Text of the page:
This study aimed at assessing the efficacy of a physical activity intervention on a group of older elderly individuals living in residential care facilities, in terms of the functionality of their upper limbs, hands, and fingers. It also aimed at determining if the coaches’ level of self-efficacy can contribute to the effi- cacy of the physical activity program. The project involved 44 institutionalized older persons: Their mean age was 84.3 (SD = 7.4) in the experimental group and 85 (SD = 6.6) in the control group; they were all self-sufficient. Seven female coaches, with degrees in physical education and an average age of 29 (SD = 4.4), conducted the physical activity program for 16 weeks. The participants were pre- and post-tested for hand and finger strength with dynamometers. The coaches’ level of perceived self-efficacy was assessed through a self-reported questionnaire (Caprara, 2010). The results obtained by using non-parametric sta- tistical techniques, due to the small sample size, confirmed that the physical activity intervention had positive effects on the fine manual dexterity of the elderly in the experimental group, and the high level of self-efficacy perceived by the coaches influenced the effects of the physical training. The results empha- size the importance of setting realistic objectives, and prove that the choice and training of coaches is fundamental for physical exercise practiced in a condition of frailty, such as that of older people living in residential care facilities.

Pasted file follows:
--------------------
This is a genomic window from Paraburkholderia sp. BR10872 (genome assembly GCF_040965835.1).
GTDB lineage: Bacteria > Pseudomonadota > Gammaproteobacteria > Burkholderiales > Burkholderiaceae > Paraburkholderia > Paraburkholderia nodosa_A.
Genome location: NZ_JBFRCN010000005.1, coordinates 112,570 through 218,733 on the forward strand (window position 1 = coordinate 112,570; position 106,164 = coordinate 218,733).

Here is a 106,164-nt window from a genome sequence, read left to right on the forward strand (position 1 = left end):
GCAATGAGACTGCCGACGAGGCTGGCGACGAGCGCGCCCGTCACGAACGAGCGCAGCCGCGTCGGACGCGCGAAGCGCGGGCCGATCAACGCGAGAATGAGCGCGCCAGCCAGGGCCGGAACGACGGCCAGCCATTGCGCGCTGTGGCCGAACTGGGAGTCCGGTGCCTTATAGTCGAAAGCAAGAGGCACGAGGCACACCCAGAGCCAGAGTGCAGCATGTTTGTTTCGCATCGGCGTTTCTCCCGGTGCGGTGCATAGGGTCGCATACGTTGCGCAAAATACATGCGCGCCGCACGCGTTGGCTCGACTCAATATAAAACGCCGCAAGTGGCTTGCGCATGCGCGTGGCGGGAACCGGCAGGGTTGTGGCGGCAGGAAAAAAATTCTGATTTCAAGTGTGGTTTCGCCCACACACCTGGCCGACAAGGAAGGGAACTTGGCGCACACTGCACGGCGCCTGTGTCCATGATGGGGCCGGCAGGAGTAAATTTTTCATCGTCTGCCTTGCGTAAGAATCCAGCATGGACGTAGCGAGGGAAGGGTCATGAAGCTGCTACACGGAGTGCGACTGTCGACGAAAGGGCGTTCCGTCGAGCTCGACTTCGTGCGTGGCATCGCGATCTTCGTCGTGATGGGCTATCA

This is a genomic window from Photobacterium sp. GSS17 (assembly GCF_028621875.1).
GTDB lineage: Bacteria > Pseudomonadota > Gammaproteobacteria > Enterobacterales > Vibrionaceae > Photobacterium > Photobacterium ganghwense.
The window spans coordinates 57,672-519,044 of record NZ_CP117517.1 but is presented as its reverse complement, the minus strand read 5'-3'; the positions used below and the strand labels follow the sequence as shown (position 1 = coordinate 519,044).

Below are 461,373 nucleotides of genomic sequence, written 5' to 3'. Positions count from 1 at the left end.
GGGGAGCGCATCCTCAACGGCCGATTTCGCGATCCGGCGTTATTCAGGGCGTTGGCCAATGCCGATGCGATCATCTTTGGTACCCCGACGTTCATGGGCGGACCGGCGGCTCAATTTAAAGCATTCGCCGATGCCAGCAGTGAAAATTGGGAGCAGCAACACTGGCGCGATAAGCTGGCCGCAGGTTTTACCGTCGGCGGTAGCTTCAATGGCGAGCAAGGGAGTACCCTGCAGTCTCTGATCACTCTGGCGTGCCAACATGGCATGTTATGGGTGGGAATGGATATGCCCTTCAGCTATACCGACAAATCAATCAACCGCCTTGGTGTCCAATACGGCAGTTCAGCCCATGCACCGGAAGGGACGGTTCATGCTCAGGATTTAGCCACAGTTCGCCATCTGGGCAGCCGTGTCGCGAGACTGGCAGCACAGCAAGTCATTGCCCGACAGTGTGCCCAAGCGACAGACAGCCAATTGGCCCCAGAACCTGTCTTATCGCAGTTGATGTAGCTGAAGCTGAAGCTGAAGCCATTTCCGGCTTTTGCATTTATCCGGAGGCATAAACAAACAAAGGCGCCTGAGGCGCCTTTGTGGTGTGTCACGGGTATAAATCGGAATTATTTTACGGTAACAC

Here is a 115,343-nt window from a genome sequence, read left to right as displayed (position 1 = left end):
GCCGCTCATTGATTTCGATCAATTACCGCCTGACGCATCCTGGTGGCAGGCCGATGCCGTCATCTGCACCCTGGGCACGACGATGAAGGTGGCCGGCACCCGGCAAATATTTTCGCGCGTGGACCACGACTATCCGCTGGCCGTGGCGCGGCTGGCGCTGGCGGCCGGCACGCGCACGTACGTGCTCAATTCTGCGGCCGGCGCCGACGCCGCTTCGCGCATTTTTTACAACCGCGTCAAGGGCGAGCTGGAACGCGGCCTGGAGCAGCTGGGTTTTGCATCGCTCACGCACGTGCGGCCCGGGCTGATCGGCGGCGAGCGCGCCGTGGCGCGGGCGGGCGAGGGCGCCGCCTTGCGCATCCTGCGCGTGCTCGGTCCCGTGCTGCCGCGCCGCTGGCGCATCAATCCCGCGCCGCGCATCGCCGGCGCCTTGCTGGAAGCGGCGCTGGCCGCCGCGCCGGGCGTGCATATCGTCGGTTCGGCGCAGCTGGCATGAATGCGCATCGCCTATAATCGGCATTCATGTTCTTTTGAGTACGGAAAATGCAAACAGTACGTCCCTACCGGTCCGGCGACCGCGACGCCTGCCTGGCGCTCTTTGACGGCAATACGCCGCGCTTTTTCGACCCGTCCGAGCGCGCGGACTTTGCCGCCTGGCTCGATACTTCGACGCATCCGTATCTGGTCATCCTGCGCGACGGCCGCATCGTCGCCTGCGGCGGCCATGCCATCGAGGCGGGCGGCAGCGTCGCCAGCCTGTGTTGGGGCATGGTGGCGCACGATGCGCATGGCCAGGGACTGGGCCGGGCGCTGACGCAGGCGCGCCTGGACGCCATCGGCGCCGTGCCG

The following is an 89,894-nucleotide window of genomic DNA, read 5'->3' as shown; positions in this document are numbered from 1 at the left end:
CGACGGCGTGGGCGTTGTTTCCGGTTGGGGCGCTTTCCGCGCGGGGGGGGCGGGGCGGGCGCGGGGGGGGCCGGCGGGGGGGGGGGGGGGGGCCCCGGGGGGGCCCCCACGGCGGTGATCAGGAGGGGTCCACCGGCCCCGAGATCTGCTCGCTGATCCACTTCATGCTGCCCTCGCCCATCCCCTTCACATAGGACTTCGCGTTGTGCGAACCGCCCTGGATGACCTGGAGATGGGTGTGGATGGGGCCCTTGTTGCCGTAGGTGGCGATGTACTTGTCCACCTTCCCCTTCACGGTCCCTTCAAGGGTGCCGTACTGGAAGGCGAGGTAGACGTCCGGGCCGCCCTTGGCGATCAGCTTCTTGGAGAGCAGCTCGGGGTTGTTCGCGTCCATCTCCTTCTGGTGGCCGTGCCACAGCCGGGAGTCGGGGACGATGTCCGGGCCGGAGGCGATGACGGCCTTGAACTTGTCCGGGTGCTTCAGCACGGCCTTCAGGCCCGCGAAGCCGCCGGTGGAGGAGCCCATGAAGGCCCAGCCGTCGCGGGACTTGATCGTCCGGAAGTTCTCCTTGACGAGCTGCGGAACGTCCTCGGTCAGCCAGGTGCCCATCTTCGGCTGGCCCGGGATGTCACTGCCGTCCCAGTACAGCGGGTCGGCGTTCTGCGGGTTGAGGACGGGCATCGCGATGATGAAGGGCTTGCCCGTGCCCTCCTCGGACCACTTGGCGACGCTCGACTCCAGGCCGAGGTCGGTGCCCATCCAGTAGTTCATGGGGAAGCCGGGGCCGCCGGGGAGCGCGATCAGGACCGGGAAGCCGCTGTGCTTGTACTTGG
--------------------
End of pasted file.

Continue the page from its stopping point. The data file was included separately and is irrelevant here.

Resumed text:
Physical Activity, Fine Manual Dexterity and a Coach’s Self-Efficacy in a Physical Activity Program for Older Persons Living in Residential Care Facilities

LIUBICICH, Monica Emma;MAGISTRO, DANIELE;CANDELA, FILIPPO;RABAGLIETTI, Emanuela;CIAIRANO, Silvia
2012

Abstract

This study aimed at assessing the efficacy of a physical activity intervention on a group of older elderly individuals living in residential care facilities, in terms of the functionality of their upper limbs, hands, and fingers. It also aimed at determining if the coaches’ level of self-efficacy can contribute to the effi- cacy of the physical activity program. The project involved 44 institutionalized older persons: Their mean age was 84.3 (SD = 7.4) in the experimental group and 85 (SD = 6.6) in the control group; they were all self-sufficient. Seven female coaches, with degrees in physical education and an average age of 29 (SD = 4.4), conducted the physical activity program for 16 weeks. The participants were pre- and post-tested for hand and finger strength with dynamometers. The coaches’ level of perceived self-efficacy was assessed through a self-reported questionnaire (Caprara, 2010). The results obtained by using non-parametric sta- tistical techniques, due to the small sample size, confirmed that the physical activity intervention had positive effects on the fine manual dexterity of the elderly in the experimental group, and the high level of self-efficacy perceived by the coaches influenced the effects of the physical training. The results empha- size the importance of setting realistic objectives, and prove that the choice and training of coaches is fundamental for physical exercise practiced in a condition of frailty, such as that of older people living in residential care facilities.
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Liubicich ME; Magistro D; Candela F; Rabaglietti E; Ciairano S
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Utilizza questo identificativo per citare o creare un link a questo documento: https://hdl.handle.net/2318/130862
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